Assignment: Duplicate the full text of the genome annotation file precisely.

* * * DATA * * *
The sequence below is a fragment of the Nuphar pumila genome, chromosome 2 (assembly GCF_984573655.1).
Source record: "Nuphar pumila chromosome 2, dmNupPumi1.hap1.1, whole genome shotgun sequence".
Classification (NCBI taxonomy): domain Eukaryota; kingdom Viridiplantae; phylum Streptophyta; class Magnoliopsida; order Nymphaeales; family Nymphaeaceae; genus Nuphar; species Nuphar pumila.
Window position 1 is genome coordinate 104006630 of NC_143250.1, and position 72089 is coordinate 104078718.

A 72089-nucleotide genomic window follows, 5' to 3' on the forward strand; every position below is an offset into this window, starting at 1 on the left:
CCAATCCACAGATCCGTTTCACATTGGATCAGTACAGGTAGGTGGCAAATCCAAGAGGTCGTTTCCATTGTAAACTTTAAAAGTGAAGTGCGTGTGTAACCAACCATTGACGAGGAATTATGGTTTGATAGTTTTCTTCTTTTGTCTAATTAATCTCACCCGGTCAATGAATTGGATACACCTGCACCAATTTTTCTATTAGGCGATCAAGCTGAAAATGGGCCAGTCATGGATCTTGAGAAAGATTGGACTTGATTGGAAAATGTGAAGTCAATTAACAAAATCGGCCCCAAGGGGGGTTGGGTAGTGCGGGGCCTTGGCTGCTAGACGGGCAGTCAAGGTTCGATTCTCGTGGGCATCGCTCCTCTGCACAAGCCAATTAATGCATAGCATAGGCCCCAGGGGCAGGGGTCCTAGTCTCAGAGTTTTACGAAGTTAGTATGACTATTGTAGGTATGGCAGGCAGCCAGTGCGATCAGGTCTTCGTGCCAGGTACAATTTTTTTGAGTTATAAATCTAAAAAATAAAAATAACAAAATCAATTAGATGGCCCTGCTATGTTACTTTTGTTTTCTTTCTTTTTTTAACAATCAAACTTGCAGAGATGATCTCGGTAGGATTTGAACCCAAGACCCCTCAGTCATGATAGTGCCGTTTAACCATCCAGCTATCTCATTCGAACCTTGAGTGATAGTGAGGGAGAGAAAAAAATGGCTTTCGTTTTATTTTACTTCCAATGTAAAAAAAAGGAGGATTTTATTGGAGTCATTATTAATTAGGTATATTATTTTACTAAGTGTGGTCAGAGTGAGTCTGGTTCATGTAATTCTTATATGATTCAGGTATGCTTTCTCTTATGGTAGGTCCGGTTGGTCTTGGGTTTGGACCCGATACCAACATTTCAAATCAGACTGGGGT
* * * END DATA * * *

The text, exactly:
The sequence below is a fragment of the Nuphar pumila genome, chromosome 2 (assembly GCF_984573655.1).
Source record: "Nuphar pumila chromosome 2, dmNupPumi1.hap1.1, whole genome shotgun sequence".
Classification (NCBI taxonomy): domain Eukaryota; kingdom Viridiplantae; phylum Streptophyta; class Magnoliopsida; order Nymphaeales; family Nymphaeaceae; genus Nuphar; species Nuphar pumila.
Window position 1 is genome coordinate 104006630 of NC_143250.1, and position 72089 is coordinate 104078718.

A 72089-nucleotide genomic window follows, 5' to 3' on the forward strand; every position below is an offset into this window, starting at 1 on the left:
CCAATCCACAGATCCGTTTCACATTGGATCAGTACAGGTAGGTGGCAAATCCAAGAGGTCGTTTCCATTGTAAACTTTAAAAGTGAAGTGCGTGTGTAACCAACCATTGACGAGGAATTATGGTTTGATAGTTTTCTTCTTTTGTCTAATTAATCTCACCCGGTCAATGAATTGGATACACCTGCACCAATTTTTCTATTAGGCGATCAAGCTGAAAATGGGCCAGTCATGGATCTTGAGAAAGATTGGACTTGATTGGAAAATGTGAAGTCAATTAACAAAATCGGCCCCAAGGGGGGTTGGGTAGTGCGGGGCCTTGGCTGCTAGACGGGCAGTCAAGGTTCGATTCTCGTGGGCATCGCTCCTCTGCACAAGCCAATTAATGCATAGCATAGGCCCCAGGGGCAGGGGTCCTAGTCTCAGAGTTTTACGAAGTTAGTATGACTATTGTAGGTATGGCAGGCAGCCAGTGCGATCAGGTCTTCGTGCCAGGTACAATTTTTTTGAGTTATAAATCTAAAAAATAAAAATAACAAAATCAATTAGATGGCCCTGCTATGTTACTTTTGTTTTCTTTCTTTTTTTAACAATCAAACTTGCAGAGATGATCTCGGTAGGATTTGAACCCAAGACCCCTCAGTCATGATAGTGCCGTTTAACCATCCAGCTATCTCATTCGAACCTTGAGTGATAGTGAGGGAGAGAAAAAAATGGCTTTCGTTTTATTTTACTTCCAATGTAAAAAAAAGGAGGATTTTATTGGAGTCATTATTAATTAGGTATATTATTTTACTAAGTGTGGTCAGAGTGAGTCTGGTTCATGTAATTCTTATATGATTCAGGTATGCTTTCTCTTATGGTAGGTCCGGTTGGTCTTGGGTTTGGACCCGATACCAACATTTCAAATCAGACTGGGGT